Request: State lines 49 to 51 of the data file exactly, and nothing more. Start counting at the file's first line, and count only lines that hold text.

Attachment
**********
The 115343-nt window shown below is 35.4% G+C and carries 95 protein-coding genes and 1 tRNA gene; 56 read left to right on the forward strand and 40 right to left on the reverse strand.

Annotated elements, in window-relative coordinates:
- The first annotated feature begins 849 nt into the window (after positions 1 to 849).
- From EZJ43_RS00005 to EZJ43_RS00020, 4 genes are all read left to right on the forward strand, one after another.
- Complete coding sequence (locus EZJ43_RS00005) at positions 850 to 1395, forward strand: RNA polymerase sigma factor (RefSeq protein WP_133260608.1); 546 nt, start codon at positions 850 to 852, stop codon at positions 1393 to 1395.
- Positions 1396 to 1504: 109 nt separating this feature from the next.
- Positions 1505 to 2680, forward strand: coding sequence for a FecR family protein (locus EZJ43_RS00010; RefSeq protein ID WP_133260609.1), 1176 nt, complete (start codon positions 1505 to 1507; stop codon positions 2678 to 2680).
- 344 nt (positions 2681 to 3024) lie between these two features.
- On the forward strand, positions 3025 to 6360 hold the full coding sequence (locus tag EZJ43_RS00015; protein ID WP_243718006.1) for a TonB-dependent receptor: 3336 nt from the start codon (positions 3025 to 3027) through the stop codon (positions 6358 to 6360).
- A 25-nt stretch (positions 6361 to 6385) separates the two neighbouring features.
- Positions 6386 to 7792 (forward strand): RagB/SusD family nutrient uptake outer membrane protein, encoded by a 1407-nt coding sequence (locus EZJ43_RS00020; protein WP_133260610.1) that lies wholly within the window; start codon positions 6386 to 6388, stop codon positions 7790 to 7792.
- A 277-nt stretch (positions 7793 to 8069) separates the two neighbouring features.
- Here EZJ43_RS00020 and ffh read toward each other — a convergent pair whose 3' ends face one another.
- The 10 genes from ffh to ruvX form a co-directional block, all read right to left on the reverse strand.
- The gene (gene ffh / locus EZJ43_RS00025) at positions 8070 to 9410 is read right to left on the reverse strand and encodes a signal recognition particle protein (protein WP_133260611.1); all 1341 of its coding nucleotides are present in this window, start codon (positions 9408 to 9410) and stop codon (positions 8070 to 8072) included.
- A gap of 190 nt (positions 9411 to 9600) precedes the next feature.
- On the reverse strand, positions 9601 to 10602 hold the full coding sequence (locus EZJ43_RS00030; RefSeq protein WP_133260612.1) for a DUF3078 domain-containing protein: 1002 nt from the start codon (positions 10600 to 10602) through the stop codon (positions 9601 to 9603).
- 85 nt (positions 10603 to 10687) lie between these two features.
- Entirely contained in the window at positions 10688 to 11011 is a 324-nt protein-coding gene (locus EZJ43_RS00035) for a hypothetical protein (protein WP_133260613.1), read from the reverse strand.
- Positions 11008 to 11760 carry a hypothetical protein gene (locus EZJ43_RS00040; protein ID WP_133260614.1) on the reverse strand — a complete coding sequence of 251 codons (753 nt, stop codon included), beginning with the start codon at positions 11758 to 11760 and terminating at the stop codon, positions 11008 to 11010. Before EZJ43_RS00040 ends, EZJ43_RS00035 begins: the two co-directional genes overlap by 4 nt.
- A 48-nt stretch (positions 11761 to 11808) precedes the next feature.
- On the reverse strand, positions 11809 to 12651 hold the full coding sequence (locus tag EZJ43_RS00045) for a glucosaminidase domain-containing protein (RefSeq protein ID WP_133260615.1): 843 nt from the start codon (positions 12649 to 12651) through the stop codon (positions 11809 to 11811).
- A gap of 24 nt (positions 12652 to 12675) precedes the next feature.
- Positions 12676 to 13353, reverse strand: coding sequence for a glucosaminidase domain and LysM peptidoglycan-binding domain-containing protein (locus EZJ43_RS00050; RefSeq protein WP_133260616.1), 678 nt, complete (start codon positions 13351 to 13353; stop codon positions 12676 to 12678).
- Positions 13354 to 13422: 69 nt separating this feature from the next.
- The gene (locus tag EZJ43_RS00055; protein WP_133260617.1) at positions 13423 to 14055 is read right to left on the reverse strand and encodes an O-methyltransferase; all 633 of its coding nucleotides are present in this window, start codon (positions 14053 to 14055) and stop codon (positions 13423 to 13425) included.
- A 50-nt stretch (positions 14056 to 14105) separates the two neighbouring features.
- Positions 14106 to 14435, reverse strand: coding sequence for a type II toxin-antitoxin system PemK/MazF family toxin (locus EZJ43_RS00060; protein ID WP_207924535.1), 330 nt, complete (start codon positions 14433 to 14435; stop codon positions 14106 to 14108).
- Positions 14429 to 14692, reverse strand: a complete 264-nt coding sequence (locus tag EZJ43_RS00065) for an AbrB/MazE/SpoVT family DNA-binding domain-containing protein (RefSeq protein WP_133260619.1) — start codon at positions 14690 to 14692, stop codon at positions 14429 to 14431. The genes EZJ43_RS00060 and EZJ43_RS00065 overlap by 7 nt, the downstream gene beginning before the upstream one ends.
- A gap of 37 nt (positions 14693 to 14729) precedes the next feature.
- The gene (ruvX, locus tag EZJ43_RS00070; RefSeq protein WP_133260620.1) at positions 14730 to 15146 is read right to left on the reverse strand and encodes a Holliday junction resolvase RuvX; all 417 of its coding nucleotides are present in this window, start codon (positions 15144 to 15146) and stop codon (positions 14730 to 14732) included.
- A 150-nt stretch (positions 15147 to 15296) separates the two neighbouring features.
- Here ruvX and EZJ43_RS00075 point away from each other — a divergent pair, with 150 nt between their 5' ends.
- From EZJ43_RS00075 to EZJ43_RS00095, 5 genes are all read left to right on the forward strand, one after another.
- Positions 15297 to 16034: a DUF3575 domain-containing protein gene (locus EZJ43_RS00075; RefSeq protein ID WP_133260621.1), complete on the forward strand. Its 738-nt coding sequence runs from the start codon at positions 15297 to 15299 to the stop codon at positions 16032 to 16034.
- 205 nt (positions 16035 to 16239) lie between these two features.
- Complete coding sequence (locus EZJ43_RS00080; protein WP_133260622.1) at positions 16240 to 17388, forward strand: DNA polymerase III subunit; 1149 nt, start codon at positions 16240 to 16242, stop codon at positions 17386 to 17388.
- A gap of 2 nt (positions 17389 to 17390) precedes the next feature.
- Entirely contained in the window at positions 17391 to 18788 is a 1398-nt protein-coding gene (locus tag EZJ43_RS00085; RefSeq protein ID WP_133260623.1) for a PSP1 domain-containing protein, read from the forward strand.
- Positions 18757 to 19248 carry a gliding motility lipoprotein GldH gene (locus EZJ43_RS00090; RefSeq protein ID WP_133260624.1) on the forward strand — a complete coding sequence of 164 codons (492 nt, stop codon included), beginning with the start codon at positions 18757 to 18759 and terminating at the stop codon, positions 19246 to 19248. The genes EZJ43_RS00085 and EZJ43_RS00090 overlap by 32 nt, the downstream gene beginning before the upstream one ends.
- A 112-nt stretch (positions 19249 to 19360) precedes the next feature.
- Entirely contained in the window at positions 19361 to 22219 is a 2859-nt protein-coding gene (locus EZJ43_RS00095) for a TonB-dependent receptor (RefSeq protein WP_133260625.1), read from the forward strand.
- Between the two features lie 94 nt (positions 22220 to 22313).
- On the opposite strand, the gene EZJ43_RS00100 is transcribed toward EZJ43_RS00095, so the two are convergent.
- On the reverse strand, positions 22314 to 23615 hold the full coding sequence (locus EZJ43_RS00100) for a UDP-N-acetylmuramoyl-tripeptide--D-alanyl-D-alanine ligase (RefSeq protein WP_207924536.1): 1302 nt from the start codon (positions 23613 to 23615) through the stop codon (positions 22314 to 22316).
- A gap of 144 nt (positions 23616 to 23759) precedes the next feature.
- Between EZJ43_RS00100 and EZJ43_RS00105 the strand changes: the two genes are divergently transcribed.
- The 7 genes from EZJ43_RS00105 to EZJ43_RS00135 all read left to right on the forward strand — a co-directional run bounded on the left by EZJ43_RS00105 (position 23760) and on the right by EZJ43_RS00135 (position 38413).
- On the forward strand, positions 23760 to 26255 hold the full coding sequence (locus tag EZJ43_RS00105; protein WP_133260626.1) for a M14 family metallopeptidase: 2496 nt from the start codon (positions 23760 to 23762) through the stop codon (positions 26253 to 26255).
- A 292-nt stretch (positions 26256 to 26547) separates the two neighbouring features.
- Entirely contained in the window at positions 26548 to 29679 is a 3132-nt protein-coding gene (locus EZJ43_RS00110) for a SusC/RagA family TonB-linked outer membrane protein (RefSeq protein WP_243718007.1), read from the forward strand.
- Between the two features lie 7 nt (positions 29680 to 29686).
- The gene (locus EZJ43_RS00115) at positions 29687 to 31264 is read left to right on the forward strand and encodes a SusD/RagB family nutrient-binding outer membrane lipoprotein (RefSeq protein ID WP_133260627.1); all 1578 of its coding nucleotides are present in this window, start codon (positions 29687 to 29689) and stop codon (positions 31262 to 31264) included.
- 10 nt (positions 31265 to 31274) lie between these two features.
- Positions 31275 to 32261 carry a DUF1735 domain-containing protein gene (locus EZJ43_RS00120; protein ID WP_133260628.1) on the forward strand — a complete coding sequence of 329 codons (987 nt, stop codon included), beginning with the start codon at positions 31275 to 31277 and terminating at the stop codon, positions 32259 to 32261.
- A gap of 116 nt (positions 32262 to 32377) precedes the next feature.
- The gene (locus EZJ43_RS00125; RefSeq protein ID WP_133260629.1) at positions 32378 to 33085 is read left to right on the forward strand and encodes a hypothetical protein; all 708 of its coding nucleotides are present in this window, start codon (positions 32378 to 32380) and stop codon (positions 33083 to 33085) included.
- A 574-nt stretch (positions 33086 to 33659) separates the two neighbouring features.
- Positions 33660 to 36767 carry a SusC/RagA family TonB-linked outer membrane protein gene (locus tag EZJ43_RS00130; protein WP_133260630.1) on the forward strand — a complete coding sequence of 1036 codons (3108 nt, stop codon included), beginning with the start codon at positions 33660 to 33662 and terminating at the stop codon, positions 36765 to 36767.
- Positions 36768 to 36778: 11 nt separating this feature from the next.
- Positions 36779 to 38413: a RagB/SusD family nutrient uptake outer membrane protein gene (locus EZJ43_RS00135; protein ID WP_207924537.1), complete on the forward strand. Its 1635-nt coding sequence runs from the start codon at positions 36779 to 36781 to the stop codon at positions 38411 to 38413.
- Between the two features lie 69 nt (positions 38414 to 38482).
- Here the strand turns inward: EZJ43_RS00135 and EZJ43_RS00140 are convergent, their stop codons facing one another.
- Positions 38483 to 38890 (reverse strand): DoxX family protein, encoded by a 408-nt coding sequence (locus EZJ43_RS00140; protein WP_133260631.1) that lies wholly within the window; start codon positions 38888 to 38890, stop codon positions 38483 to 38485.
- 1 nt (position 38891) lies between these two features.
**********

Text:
- On the forward strand, positions 23760 to 26255 hold the full coding sequence (locus tag EZJ43_RS00105; protein WP_133260626.1) for a M14 family metallopeptidase: 2496 nt from the start codon (positions 23760 to 23762) through the stop codon (positions 26253 to 26255).
- A 292-nt stretch (positions 26256 to 26547) separates the two neighbouring features.
- Entirely contained in the window at positions 26548 to 29679 is a 3132-nt protein-coding gene (locus EZJ43_RS00110) for a SusC/RagA family TonB-linked outer membrane protein (RefSeq protein WP_243718007.1), read from the forward strand.